"There's going to be this new program called excess consumption. It is a limited consumption amount on your part, and then if you surpass that you're going to be taxed and penalized. And once you go to whatever the certain final range deemed, they're going to cut you off completely," he said.
DuByne, the creator of the "Adapt 2030" climate preparedness channels and "Mini Ice Age Conversations" podcast, said people are going to hear about these excess consumption programs more and more. He cited the example of Kazakhstan in Central Asia, which is now telling its citizens to conserve gas in spite of having the world's largest reserves of natural gas.
The rationing would also apply to food, DuByne said, citing examples of supermarkets in the U.K. limiting the number of food items people can buy at one time. Aside from this, the British government is also considering a national database where Britons will need to present their ID or show their faces in front of a scanner to receive their daily food allotment. (Related: FOOD RATIONING: British supermarkets Asda and Lidl now limiting the number of eggs customers can buy.)
"So, this whole thing about tracking and tracing food purchase is nothing more than to get you on a database and into a digital rationing card," he said.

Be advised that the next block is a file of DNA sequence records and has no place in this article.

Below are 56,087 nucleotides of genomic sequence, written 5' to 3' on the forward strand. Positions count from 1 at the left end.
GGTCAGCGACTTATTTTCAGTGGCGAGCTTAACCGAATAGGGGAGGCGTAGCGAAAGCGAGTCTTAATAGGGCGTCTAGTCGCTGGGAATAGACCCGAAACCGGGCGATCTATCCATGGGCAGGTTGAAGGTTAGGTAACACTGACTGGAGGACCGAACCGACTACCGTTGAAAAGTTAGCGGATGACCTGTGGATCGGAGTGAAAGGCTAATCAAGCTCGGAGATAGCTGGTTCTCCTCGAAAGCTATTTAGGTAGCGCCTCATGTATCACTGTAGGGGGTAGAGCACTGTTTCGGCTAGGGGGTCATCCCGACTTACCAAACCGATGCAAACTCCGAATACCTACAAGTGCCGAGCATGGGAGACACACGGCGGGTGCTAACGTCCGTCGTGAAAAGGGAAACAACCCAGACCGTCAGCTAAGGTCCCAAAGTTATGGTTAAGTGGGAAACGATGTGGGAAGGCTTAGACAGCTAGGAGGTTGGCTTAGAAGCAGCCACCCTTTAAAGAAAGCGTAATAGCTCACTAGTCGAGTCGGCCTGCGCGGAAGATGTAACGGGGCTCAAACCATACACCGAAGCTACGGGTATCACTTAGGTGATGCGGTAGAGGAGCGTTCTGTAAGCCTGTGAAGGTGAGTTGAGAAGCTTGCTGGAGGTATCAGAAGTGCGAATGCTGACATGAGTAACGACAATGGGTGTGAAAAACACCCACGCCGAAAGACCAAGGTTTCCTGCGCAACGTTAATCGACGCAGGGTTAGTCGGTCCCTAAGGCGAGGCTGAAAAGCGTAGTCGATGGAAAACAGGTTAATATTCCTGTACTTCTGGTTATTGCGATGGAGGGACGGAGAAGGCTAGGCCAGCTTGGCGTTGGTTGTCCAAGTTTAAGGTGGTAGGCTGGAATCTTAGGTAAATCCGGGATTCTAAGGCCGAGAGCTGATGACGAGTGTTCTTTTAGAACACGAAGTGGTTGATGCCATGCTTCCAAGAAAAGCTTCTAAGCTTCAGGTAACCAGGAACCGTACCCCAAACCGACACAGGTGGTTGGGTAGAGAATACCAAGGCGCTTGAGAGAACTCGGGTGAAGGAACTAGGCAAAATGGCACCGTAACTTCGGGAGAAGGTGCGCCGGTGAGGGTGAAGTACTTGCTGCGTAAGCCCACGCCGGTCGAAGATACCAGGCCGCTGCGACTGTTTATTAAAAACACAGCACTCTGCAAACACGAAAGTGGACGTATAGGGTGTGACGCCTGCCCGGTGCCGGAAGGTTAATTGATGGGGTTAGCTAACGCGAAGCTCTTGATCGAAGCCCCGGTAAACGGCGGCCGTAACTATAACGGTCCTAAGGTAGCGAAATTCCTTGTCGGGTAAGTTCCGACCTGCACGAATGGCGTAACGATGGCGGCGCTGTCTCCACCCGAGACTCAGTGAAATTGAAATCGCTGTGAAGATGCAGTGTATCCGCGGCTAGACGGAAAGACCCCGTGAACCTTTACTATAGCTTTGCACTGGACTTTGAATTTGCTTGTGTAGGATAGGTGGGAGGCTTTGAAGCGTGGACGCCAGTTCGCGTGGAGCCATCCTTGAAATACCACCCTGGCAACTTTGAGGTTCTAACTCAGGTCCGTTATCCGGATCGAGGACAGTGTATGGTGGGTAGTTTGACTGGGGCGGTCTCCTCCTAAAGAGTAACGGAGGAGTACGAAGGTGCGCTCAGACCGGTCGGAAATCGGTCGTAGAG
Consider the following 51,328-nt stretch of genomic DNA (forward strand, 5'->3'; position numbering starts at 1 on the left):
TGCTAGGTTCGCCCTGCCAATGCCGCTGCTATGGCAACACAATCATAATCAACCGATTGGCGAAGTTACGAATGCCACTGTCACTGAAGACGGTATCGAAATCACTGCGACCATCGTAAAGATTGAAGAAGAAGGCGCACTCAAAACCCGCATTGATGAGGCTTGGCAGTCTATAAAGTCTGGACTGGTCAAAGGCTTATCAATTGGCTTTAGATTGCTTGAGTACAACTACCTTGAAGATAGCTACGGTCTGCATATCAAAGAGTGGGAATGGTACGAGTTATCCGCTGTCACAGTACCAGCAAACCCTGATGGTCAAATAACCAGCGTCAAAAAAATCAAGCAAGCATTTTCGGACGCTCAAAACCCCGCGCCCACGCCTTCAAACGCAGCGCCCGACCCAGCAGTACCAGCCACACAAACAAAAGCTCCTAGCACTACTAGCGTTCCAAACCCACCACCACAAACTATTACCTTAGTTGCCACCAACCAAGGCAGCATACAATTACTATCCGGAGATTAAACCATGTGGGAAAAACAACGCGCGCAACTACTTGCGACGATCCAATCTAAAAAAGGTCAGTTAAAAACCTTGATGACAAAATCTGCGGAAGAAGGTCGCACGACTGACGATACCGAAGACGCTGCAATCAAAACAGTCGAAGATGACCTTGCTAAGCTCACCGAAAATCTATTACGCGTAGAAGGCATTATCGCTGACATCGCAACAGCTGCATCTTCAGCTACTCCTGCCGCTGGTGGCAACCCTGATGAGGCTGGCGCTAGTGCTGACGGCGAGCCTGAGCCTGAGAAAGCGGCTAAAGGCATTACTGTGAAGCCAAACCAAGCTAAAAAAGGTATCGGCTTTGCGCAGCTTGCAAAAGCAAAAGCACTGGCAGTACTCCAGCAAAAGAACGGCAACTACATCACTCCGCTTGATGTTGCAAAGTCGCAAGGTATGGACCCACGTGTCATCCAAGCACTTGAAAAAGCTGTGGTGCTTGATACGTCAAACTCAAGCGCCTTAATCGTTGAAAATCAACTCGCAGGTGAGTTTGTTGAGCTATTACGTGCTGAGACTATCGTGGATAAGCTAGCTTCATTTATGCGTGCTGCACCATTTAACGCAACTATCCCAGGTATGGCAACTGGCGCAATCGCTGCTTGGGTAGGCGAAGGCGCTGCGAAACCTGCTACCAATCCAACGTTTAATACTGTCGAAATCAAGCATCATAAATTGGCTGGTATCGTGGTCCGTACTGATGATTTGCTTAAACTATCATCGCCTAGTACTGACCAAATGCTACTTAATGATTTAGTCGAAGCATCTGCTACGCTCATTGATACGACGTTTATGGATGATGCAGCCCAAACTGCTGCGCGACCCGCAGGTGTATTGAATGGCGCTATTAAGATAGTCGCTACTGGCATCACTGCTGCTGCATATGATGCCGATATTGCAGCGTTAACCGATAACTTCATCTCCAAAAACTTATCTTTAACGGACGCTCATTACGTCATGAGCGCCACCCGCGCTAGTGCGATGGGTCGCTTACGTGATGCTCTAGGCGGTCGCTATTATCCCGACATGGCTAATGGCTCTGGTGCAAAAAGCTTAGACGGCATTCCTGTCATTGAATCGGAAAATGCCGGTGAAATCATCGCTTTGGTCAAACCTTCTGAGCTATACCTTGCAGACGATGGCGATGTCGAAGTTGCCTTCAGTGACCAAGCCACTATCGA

The "Adapt 2030" host also blasted the "sick, vile and ridiculous" commentary from British newscasters and hosts. They reportedly cited older Britons who grew up in the time of rationing post-World War II.
According to DuByne, this was demeaning to the people and only showed how the British government failed to address the issues of food shortages. He ultimately pointed out that the move to track and limit people's purchases of certain items had been in the books since the Wuhan coronavirus (COVID-19) pandemic broke out.
Aside from denouncing the proposal to digitally ration people's food intake, he also mentioned the food shortages happening in various countries across the globe.
The North African country of Morocco hit a record low in its wheat production for 2022. Its barley crop had also been reduced to 70 percent from last year, thanks to drought and a massive cold snap affecting the crops.
Australia's barley harvest also dropped by 33 percent mainly because of UVB radiation. Aside from Morocco and the Land Down Under, other countries such as Argentina, Canada, Kazakhstan and Uruguay also saw reduced barley yields.
Ultimately, DuByne said a food supply crisis is already here. He added that everything else that is happening only serves as a distraction away from the natural cycles in humanity's ability to grow food on the planet.
Visit Rationing.news for more stories about plans to limit people's food purchases.